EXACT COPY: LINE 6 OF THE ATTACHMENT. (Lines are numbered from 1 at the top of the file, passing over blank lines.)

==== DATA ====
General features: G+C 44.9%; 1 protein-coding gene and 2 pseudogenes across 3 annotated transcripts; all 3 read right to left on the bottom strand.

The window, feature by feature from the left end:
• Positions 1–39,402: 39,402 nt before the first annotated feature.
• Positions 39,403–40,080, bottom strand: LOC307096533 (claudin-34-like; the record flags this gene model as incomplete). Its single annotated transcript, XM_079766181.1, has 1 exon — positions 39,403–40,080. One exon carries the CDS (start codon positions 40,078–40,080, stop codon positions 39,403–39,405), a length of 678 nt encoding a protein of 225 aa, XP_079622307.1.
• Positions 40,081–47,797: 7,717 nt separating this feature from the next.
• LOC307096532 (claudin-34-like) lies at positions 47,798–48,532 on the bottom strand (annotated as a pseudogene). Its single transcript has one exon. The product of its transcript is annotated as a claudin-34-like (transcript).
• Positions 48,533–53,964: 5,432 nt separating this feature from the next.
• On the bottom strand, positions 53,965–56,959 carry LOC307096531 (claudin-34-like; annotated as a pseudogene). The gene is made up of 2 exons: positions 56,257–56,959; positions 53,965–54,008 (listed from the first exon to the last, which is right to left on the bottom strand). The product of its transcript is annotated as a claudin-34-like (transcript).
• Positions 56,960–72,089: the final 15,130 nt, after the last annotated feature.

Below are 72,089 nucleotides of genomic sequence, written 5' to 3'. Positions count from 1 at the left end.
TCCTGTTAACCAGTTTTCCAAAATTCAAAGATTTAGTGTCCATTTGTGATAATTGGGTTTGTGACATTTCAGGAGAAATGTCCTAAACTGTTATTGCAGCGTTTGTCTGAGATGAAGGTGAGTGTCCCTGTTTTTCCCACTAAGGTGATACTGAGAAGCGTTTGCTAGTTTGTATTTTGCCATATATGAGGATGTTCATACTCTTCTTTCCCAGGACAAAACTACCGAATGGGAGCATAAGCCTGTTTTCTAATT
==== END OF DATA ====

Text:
• LOC307096532 (claudin-34-like) lies at positions 47,798–48,532 on the bottom strand (annotated as a pseudogene). Its single transcript has one exon. The product of its transcript is annotated as a claudin-34-like (transcript).